Using Skype to Teach Live Reporting

By Suzy Smith & Terry Heifetz, Ball State University

Social media has changed the way we interact within our communities. We use it to keep in touch with our families and friends, to connect with people who have common interests, to inform our social and professional groups about upcoming events or happenings, and even to share instant information about our feelings, our whereabouts and even share advice about places to go and things to do.

The news media has a long history with social media, although it is not obvious to most. From the early beginnings of the industry news has encouraged interaction between the audience and the news organization. Letters to the editor and phone call-in shows to the broadcast station are just two of the many ways that audiences in the past have played a part in interacting with the news. Technological advances have now made that interaction instantaneous. Discussion boards, twitter feeds, citizen journalism websites and Facebook groups, what we call social media, are among the many new outlets that provide audiences a way to take an active role in the news industry.

As educators it is our responsibility to both inform students on how to use these tools as well as encourage students to come up with new and exciting ways to use the tools. For colleges and universities that can sometimes be a challenge. Faculty members that are not as technologically savvy are hesitant to use these devices in the classroom. University rules and regulations are often unable to keep up with the changes in technology and therefore following the program set forth by the university can sometimes inhibit using all of these new technological advancements. Even students are sometimes hesitant to use social media in the classroom. They may use it for personal reasons, but often never think about it as a tool to help them in the classroom. Overcoming these obstacles is key for educators and students to maintain an understanding of the ways in which technology and social media can be used in ways that not only help build better understanding of the curriculum, but also of the world around us.

Social media is all about building communities. At its roots news is about building and informing communities. So it seems like a natural fit. As a professor teaching in broadcast journalism and news, it is essential to prepare students for what they will encounter once they begin working in today’s newsrooms. A colleague and I saw a need and found that social media could fill that need. News Directors across the state commented on how prepared Ball State students were for a world of reporting, but time and time again they said the one area students were lacking was in their live reporting skills. This created both a dilemma and an opportunity. The dilemma was trying to find a way to provide students with this experience without the cost associated with purchasing a live remote truck, which can run into the hundreds of thousands of dollars. The opportunity was finding a way to provide students with this experience utilizing new technologies and social media to achieve it.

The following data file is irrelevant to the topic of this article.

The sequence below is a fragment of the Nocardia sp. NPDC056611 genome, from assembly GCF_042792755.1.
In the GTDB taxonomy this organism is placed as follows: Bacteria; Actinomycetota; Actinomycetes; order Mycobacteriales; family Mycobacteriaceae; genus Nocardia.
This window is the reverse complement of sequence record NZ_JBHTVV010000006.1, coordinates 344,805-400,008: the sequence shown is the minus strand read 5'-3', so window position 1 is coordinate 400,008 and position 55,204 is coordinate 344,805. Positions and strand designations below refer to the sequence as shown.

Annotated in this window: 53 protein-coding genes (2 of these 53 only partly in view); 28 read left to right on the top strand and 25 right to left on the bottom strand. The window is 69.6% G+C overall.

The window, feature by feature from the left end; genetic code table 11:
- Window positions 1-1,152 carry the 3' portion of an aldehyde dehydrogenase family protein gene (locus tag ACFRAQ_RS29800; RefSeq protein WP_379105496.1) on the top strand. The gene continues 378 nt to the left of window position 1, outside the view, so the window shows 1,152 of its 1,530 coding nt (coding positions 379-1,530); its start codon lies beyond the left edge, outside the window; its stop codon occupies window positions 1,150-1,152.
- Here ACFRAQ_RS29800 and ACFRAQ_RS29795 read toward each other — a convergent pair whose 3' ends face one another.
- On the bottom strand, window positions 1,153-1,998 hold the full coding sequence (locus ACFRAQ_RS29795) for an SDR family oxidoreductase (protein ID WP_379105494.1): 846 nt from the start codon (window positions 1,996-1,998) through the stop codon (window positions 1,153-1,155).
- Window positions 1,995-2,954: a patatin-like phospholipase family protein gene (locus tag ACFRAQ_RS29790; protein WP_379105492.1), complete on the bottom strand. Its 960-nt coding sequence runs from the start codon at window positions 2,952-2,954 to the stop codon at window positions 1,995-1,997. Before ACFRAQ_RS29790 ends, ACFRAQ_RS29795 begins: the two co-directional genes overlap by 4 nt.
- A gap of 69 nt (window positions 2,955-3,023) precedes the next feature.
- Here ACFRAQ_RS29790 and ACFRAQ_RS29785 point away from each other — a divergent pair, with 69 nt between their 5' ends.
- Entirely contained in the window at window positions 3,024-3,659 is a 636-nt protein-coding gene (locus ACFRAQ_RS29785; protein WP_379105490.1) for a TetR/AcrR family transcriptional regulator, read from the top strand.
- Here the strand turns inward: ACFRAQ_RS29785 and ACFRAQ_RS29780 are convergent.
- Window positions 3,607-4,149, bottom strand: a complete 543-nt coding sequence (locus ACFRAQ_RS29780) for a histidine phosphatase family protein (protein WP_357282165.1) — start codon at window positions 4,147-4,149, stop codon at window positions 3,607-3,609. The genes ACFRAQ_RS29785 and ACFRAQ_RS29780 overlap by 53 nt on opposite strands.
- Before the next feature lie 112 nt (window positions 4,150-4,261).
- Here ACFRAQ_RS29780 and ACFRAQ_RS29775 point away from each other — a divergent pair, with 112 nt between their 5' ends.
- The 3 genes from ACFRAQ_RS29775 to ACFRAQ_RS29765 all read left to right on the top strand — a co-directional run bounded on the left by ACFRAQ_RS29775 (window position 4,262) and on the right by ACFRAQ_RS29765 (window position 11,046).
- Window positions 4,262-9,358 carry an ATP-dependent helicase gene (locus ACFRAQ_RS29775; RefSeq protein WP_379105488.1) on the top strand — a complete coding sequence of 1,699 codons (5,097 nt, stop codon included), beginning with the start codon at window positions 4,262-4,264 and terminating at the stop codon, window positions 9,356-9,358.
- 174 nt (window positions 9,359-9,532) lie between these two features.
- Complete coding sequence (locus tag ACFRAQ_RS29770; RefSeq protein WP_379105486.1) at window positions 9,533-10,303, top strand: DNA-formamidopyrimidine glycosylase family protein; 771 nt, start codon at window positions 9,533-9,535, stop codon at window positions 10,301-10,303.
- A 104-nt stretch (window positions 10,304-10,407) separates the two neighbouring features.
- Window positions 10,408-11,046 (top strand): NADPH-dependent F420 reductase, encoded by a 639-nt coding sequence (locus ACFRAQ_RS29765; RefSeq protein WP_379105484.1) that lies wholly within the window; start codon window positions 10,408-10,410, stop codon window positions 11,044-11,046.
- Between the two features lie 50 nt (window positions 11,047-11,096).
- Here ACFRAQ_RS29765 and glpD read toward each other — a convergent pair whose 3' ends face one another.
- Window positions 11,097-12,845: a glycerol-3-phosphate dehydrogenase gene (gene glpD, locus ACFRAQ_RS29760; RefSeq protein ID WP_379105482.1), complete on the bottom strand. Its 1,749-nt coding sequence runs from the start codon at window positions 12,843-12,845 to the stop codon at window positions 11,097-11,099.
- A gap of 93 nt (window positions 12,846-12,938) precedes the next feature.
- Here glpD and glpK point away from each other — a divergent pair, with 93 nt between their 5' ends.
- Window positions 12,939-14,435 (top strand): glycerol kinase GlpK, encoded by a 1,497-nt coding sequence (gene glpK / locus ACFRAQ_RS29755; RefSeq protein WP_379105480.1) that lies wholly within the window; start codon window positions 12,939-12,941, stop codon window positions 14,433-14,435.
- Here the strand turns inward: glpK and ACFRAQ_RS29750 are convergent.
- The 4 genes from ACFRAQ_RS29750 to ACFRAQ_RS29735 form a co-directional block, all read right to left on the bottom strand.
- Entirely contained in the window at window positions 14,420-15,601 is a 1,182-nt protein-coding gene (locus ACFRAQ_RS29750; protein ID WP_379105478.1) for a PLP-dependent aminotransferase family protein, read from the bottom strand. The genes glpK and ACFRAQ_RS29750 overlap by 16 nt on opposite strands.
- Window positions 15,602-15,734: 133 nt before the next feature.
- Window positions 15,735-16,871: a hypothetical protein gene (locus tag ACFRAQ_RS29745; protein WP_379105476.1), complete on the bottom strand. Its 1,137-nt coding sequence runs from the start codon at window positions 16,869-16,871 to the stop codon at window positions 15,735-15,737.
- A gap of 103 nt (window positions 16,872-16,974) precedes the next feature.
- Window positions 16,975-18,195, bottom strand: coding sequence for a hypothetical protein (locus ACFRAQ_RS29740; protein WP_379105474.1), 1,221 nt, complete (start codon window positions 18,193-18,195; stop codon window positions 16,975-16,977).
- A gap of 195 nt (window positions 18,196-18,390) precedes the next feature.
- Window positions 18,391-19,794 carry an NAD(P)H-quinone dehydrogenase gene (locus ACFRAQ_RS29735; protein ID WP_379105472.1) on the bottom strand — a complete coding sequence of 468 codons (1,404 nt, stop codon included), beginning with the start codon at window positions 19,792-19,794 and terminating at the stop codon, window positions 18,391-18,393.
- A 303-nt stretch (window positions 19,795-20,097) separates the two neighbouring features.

What we created was a way to use social media to help facilitate communication to and about communities, even using it in a way that provided an experience students wouldn’t have otherwise received. Using Skype we gave students the chance to produce and perform live reports for the nightly student produced newscast. Without a live truck students at Ball State University were never able to practice a craft that is so prevalent into today’s broadcast news industry, by using Skype they now could. Because stations are using Skype, or other software like it, more and more as a less expensive alternative for live reporting, we were preparing students for things they would experience as they began working in the industry. But the use of the social media in the class didn’t stop with just the live shots. Skype also provided countless opportunities for students to interact with professionals in the field. Reporters and producers shared their expertise with students via Skype, even offering advice on how live shot reporting changes when using a broadband based social media tool. It also opened up the discussion to other ways in which social media could be used in the news business. One pair of media professionals invited to talk with the class spoke at length about ways in which Facebook was being used by their organization to build that sense of community not only among those that watched the newscast, but also with those that produced the newscast. Soon students were talking about ways in which various social media tools could be used not only to interact with the audience, but also as news gathering tools for their stories; often discussing when and how sites such as Linkedin and Facebook can or cannot be trusted. It really was wonderful to see students leading their own ethical discussions.

Skype proved to be a game-changing tool in many ways. Not only did it provide an economical way for students to do live shot remotes, a skill that was lacking in their education, but it also opened up and built connections to media professionals in a way that a telephone conference call cannot. The community building that is inherent in social media, occurred in a couple of different ways with the use of Skype in our classroom; reporters built communities with their audience and students built communities with media professionals.

Skype wasn’t the only social media tool that we used in this class to educate our students. YouTube proved invaluable as a teaching tool; primarily showing students examples of good live reporting work, and of course more often examples of very poor work. We also use a variety of websites including, which also provided a number of examples of good work.

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